Medicine

Scientists Discover Compound In Baby Diapers Can Enlarge Brain Cells 75

Posted by samzenpus
from the all-the-better-to-see-you-with dept.
An anonymous reader writes with news of a breakthrough in brain imaging thanks to a compound found in diapers. "A team of researchers has discovered that a compound used in baby diapers to absorb the liquids can help enlarge the size of the brain cells for a better imaging. The scientists work at the Massachusetts Institute of Technology and were experimenting with new ways that could help them enlarge the brain cells for a better resolution photos. They discovered by accident that sodium polyacrylate, a compound in baby diapers can enlarge brain cells and can be used in their research. The scientists termed the new technique of enlarging the brain cells 'expansion microscopy.' This new technique will help the scientists increase the brain cells tissue samples and see it in a better image resolution."
Science

Why Some Teams Are Smarter Than Others 219

Posted by timothy
from the so-more-emoticons-then? dept.
HughPickens.com writes Everyone who is part of an organization — a company, a nonprofit, a condo board — has experienced the pathologies that can occur when human beings try to work together in groups. Now the NYT reports on recent research on why some groups, like some people, are reliably smarter than others. In one study, researchers grouped 697 volunteer participants into teams of two to five members. Each team worked together to complete a series of short tasks, which were selected to represent the varied kinds of problems that groups are called upon to solve in the real world. One task involved logical analysis, another brainstorming; others emphasized coordination, planning and moral reasoning. Teams with higher average I.Q.s didn't score much higher on collective intelligence tasks than did teams with lower average I.Q.s. Nor did teams with more extroverted people, or teams whose members reported feeling more motivated to contribute to their group's success. Instead, the smartest teams were distinguished by three characteristics (PDF). First, their members contributed more equally to the team's discussions, rather than letting one or two people dominate the group. Second, their members scored higher on a test called Reading the Mind in the Eyes, which measures how well people can read complex emotional states from images of faces with only the eyes visible. Finally, teams with more women outperformed teams with more men. It appeared that it was not "diversity" (having equal numbers of men and women) that mattered for a team's intelligence, but simply having more women. This last effect, however, was partly explained by the fact that women, on average, were better at "mindreading" than men.

Interestingly enough, a second study has now replicated the these findings for teams that worked together online communicating purely by typing messages into a browser . "Emotion-reading mattered just as much for the online teams whose members could not see one another as for the teams that worked face to face. What makes teams smart must be not just the ability to read facial expressions, but a more general ability, known as "Theory of Mind," to consider and keep track of what other people feel, know and believe."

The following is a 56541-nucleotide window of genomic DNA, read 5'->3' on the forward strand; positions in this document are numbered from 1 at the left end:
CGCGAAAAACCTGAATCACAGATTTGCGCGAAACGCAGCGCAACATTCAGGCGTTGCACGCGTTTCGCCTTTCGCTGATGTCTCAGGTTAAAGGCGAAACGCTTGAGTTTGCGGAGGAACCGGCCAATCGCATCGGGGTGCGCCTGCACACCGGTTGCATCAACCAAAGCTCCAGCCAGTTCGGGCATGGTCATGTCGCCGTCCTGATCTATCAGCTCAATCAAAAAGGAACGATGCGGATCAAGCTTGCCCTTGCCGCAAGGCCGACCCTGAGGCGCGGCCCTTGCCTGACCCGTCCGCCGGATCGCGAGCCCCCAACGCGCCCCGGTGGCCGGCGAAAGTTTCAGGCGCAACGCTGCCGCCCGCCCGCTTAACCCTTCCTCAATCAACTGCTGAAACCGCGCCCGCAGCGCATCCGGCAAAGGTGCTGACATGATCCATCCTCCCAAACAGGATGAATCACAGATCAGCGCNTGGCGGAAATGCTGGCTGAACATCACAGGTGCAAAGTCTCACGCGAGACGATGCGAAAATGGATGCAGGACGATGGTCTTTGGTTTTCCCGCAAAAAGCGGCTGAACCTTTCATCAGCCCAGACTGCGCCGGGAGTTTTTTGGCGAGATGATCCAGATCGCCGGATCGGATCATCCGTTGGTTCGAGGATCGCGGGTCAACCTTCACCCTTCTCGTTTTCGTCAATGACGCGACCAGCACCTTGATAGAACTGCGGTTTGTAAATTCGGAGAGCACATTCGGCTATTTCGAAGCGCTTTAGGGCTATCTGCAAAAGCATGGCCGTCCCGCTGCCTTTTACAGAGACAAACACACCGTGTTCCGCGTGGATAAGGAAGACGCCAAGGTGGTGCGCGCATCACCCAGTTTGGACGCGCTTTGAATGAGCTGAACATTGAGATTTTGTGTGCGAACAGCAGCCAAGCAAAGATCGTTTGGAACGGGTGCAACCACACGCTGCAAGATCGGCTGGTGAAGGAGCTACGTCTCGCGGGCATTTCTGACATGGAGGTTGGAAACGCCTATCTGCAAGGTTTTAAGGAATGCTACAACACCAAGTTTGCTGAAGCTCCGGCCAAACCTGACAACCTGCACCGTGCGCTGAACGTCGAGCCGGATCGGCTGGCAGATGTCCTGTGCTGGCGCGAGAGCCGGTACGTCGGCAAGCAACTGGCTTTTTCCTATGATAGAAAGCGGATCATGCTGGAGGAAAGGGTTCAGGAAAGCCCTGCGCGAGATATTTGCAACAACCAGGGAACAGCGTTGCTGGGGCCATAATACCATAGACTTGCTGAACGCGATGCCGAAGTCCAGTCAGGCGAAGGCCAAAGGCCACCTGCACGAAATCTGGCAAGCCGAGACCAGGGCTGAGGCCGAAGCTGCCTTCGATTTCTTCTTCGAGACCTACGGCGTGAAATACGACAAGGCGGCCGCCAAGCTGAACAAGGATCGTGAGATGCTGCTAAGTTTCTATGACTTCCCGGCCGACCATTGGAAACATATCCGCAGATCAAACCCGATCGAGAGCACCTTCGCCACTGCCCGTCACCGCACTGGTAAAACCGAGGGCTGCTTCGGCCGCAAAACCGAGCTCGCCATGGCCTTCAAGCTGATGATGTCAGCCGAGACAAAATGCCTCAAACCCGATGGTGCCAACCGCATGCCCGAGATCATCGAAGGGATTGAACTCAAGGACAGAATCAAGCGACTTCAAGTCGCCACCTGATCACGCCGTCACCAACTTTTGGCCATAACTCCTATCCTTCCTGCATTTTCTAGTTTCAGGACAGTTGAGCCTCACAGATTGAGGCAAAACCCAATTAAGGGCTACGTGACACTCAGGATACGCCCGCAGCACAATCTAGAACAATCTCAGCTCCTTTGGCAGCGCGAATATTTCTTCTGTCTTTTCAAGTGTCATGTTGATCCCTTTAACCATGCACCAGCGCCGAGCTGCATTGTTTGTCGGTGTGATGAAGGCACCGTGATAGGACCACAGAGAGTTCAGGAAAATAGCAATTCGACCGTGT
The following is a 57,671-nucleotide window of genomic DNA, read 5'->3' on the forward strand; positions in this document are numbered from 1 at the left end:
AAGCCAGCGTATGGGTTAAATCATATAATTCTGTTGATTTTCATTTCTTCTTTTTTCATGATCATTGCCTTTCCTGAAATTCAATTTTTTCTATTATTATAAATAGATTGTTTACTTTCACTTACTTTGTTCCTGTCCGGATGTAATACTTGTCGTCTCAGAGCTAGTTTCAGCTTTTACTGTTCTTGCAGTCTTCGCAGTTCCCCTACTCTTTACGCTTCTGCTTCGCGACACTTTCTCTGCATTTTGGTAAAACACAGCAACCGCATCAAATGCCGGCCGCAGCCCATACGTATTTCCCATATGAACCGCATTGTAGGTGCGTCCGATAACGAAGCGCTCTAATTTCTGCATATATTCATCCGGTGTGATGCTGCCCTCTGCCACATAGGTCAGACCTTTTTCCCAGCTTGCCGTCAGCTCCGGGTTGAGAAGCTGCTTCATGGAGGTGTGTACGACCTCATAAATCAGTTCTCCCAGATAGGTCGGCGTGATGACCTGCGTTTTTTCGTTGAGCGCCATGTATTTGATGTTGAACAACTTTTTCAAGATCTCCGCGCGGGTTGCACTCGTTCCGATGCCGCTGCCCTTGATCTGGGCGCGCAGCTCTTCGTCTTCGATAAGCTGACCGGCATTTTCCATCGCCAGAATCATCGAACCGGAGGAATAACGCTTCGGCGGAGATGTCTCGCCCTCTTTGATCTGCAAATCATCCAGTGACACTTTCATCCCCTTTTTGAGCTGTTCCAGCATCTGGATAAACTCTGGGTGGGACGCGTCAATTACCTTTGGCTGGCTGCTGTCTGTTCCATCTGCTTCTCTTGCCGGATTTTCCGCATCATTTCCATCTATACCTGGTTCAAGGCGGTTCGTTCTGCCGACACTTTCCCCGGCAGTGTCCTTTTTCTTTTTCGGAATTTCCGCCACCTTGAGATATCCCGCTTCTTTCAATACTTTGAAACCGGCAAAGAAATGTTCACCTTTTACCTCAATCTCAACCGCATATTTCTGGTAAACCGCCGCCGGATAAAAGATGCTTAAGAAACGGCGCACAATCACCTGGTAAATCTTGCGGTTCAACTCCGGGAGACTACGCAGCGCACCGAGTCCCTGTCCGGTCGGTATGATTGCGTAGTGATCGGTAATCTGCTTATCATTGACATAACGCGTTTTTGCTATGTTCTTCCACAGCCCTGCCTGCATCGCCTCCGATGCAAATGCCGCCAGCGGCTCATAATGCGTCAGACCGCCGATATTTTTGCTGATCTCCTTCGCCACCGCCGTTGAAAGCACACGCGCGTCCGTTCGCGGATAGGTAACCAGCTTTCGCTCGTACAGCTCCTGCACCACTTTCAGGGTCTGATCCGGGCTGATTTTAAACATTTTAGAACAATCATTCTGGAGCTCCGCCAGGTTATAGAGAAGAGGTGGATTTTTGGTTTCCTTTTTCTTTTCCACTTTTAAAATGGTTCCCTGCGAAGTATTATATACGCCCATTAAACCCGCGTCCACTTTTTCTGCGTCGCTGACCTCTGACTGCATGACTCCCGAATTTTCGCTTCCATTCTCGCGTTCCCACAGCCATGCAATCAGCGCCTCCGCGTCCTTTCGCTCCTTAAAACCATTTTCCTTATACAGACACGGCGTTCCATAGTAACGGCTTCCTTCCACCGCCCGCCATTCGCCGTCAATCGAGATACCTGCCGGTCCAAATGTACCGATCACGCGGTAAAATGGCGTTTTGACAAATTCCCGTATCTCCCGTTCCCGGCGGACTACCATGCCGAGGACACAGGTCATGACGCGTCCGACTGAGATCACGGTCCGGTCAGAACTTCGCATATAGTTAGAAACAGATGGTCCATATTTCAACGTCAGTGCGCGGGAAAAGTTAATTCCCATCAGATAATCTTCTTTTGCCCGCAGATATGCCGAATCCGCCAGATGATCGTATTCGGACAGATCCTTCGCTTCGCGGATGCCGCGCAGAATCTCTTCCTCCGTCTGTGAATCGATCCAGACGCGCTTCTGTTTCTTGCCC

Biotech

Hibernation Protein May Halt Alzheimer's 79

Posted by timothy
from the all-ideas-welcome dept.
BarbaraHudson writes The BBC is reporting that tests show a protein called RBM3, involved in hibernation, may hold the key to regenerating synapses. In the early stages of Alzheimer's, and other neurodegenerative disorders, synapses are lost. This inevitably progresses to whole brain cells dying. But during hibernation, 20-30% of the connections in the brain — synapses — are culled as the body preserves resources over winter, and are reformed in the spring, with no loss of memory. Memories can be restored after hibernation as only the receiving end of the synapse shuts down. In a further set of tests, the team showed the brain cell deaths from prion disease and Alzheimer's could be prevented by artificially boosting RBM3 levels. Prof Mallucci was asked if memories could be restored in people if their synapses could be restored: "Absolutely, because a lot of memory decline is correlated with synapse loss, which is the early stage of dementia, so you might get back some of the synapse you've lost."

Further reading: here, here, and here"
United Kingdom

Winston Churchill's Scientists 77

Posted by timothy
from the they-never-never-never-gave-up dept.
HughPickens.com writes Nicola Davis writes at The Guardian that a new exhibition at London's Science Museum tiitled Churchill's Scientists aims to explore how a climate that mingled necessity with ambition spurred British scientists to forge ahead in fields as diverse as drug-discovery and operational research, paving the way for a further flurry of postwar progress in disciplines from neurology to radio astronomy. Churchill "was very unusual in that he was a politician from a grand Victorian family who was also interested in new technology and science," says Andrew Nahum. "That was quite remarkable at the time." An avid reader of Charles Darwin and HG Wells, Churchill also wrote science-inspired articles himself and fostered an environment where the brightest scientists could build ground-breaking machines, such as the Bernard Lovell telescope, and make world-changing discoveries, in molecular genetics, radio astronomy, nuclear power, nerve and brain function and robotics. "During the war the question was never, 'How much will it cost?' It was, 'Can we do it and how soon can we have it?' This left a heritage of extreme ambition and a lot of talented people who were keen to see what it could provide." (More, below.)
Crime

Innocent Adults Are Easy To Convince They Committed a Serious Crime 291

Posted by timothy
from the well-you-did-you-know dept.
binarstu (720435) writes "Research recently published [link is to abstract only; full text requires subscription] in Psychological Science quantifies how easy it is to convince innocent, "normal" adults that they committed a crime. The Association for Psychological Science (APS) has posted a nice summary of the research. From the APS summary: "Evidence from some wrongful-conviction cases suggests that suspects can be questioned in ways that lead them to falsely believe in and confess to committing crimes they didn't actually commit. New research provides lab-based evidence for this phenomenon, showing that innocent adult participants can be convinced, over the course of a few hours, that they had perpetrated crimes as serious as assault with a weapon in their teenage years."